Consumers Turn Out to Be U.S. Growth Lifeline After All

  • Retail sales climb a more-than-forecast 1.3%, most in a year
  • Michigan sentiment survey shows real income expectations gain

What Happened to U.S. Retailers?

American consumers last month shook off the winter blahs in impressive fashion.

Retail sales climbed in April by the most in 13 months, abruptly ending an early-year letdown in spending that caused a first-quarter downshift in the economy, Commerce Department data showed Friday. The gain was broad-based, with purchases picking up at auto dealers, apparel stores, furniture outlets and online merchants.

“This is all part and parcel of the consumption numbers coming more in line with the income numbers we’ve been seeing,” said Jacob Oubina, senior U.S. economist at RBC Capital Markets LLC in New York. “The breadth of this report was extremely constructive.”

A sentiment survey from the University of Michigan helps explain why. Confidence surged in early May to an almost one-year high as households grew the most upbeat about their inflation-adjusted incomes than at any time in a decade. Such wherewithal to spend means the economy has a tailwind that will probably lead to faster growth in the second quarter.

Healthy household finances and increased savings mean consumers have the wherewithal to boost spending, which can help shore up profits at retailers such as Macy’s Inc. after a disappointing start to 2016.

“Today’s report raised some eyebrows given the string of negative commentary from retailers, but that juxtaposition is a useful reminder that publicly-traded corporations account for a minority of economic activity in the U.S.,” Michael Feroli, chief U.S. economist at JPMorgan Chase & Co. in New York, said in a research note.

The 1.3 percent surge in retail sales, which exceeded the 0.8 percent median forecast in a Bloomberg survey, followed a 0.3 percent March decline that was smaller than previously reported. Core purchases, the figures that are used to calculate gross domestic product and which exclude such categories as autos, gasoline stations and building materials, advanced 0.9 percent last month, the most since March 2014.

Economists at Goldman Sachs Group Inc. raised their tracking estimate for second-quarter GDP growth to 2.6 percent from 2.3 percent, after Friday’s reports. Macroeconomic Advisers lifted its tracking forecast to 2.3 percent from 2 percent and Barclays Plc economists boosted their’s to 2.2 percent from 2 percent.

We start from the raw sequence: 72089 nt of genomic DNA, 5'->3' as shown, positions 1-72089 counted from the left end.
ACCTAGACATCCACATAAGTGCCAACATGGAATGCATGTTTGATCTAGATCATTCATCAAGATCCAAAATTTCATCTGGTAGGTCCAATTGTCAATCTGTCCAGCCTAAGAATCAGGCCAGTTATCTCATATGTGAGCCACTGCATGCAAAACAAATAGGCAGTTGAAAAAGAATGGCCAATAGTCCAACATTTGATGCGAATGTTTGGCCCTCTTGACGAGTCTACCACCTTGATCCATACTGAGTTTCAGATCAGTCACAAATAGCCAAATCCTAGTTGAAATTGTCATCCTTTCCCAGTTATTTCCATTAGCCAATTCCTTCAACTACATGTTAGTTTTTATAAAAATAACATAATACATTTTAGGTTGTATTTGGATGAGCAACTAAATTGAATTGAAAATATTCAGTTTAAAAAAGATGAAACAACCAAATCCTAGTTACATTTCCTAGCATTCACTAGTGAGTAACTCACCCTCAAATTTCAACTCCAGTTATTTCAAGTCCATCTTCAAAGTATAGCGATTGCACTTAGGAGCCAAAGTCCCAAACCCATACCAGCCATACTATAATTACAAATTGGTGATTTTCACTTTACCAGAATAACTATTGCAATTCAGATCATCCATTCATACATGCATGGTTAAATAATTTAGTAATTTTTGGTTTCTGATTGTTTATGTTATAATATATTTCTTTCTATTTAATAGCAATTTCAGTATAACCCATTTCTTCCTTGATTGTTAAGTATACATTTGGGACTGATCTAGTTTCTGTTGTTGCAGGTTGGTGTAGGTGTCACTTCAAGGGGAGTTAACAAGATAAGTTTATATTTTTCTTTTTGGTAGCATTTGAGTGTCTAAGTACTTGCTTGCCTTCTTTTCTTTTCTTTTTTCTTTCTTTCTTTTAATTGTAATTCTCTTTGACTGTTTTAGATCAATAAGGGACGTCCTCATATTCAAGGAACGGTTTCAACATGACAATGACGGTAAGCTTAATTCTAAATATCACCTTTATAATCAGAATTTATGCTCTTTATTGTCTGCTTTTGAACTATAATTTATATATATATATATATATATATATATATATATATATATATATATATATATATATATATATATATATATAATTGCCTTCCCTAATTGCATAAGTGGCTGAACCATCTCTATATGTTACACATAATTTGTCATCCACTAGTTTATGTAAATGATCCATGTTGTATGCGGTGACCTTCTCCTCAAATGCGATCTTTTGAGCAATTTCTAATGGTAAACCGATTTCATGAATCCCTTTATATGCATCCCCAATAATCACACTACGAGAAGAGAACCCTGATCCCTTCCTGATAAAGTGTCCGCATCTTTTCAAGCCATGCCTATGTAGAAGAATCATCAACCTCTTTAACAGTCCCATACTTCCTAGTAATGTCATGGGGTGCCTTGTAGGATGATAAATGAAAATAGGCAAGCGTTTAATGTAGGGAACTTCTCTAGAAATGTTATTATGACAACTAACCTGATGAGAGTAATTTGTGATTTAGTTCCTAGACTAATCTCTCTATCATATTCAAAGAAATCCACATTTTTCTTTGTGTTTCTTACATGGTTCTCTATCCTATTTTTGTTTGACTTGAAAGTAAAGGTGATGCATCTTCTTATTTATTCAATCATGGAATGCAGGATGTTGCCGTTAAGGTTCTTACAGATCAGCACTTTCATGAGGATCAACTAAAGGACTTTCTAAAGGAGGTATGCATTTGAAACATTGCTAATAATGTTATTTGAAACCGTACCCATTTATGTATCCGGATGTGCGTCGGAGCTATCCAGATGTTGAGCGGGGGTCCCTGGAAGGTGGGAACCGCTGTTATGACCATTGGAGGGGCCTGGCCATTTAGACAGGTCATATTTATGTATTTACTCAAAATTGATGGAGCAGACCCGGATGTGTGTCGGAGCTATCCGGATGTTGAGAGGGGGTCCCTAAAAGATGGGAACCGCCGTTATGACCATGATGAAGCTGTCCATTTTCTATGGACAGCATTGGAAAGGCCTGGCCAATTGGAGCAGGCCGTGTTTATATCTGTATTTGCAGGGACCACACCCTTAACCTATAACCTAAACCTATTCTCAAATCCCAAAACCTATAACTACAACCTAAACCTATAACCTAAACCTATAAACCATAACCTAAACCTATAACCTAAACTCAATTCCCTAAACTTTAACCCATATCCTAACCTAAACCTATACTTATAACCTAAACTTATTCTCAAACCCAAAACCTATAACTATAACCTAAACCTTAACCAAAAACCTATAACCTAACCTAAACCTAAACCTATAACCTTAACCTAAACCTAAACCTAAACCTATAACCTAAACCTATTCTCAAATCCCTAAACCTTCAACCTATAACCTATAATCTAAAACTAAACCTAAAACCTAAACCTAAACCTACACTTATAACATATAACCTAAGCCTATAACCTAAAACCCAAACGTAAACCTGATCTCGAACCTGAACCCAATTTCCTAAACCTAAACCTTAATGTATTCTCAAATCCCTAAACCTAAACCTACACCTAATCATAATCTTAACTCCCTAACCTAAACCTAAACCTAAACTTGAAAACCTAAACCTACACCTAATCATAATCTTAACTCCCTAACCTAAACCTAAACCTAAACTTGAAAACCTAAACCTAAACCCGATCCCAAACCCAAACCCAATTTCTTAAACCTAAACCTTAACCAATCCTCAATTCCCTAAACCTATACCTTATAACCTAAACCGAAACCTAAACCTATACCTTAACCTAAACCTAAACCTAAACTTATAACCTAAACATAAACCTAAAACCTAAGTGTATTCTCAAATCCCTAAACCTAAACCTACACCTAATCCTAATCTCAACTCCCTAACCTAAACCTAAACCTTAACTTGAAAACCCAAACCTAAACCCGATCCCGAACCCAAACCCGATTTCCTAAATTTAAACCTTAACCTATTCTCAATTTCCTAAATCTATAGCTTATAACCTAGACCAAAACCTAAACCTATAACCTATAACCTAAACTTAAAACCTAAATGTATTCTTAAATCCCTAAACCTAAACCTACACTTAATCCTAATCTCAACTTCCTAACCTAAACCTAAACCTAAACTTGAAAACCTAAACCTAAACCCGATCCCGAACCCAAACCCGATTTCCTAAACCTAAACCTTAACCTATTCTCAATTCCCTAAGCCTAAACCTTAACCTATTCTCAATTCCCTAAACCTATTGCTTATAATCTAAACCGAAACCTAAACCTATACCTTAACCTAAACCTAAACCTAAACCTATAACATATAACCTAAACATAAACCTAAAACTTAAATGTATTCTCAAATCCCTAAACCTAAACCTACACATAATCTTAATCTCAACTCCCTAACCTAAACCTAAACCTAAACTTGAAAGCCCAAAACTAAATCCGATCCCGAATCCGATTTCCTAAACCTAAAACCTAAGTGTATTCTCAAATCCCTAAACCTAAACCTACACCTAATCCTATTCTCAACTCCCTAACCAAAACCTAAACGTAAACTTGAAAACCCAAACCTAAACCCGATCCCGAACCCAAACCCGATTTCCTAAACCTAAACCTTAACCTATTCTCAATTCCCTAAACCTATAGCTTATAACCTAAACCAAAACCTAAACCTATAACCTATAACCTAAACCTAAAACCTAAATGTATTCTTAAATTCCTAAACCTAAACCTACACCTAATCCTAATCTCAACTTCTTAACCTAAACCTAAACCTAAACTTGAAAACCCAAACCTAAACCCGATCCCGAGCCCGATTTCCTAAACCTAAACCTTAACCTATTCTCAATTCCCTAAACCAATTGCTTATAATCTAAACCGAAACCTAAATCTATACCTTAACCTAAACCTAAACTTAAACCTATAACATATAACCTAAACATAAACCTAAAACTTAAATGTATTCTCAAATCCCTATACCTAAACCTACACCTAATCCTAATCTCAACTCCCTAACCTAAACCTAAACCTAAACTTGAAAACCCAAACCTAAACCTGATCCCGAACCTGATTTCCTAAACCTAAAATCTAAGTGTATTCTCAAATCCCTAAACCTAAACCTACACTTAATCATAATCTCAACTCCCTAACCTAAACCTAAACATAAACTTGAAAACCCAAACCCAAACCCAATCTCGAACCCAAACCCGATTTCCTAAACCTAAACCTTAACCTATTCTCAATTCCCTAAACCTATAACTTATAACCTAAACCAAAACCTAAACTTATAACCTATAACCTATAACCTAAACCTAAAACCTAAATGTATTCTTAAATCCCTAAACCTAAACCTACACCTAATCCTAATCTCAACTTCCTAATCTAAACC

Eleven of 13 major retail categories showed sales gains last month. Demand at auto dealers climbed by the most in a year and receipts at grocery stores and online merchants were the strongest in almost two years, the Commerce Department’s report showed.

A jump this month in consumer sentiment indicated the potential for follow-through gains at retailers. The University of Michigan’s gauge rose to 95.8, the highest since June, from 89 in April. The Bloomberg survey median called for a reading of 89.5.

Respondents were more upbeat about current economic conditions and the outlook. Michigan’s gauge of expectations rose by 9.9 points, the most since September 2006, to 87.5 in May. The measure of present conditions, which takes stock of views about personal finances, increased almost 2 points.

The advance in expectations was broad-based and led by lower-income and younger households, while all Americans projected real incomes would rise by the most in 10 years. Current conditions also improved as the biggest share of households since 2000 said their earnings had recently grown, indicating consumer spending can help the economy recover from a first-quarter slowdown. GDP rose an annualized 0.5 percent from January through March, the weakest in two years.

“Consumers discounted the first-quarter GDP report as a misleading indicator, instead, they have based their expectations more on their own direct experiences,” Richard Curtin, director of the University of Michigan consumer survey, said in a statement. “The early May data are a welcome sign of an impending shift toward spending and away from savings.”

Households were also more confident that inflation will stay tame in the coming year. Survey respondents anticipate a 2.5 percent rate, matching the lowest since 2010 and down from 2.8 percent in the April report.

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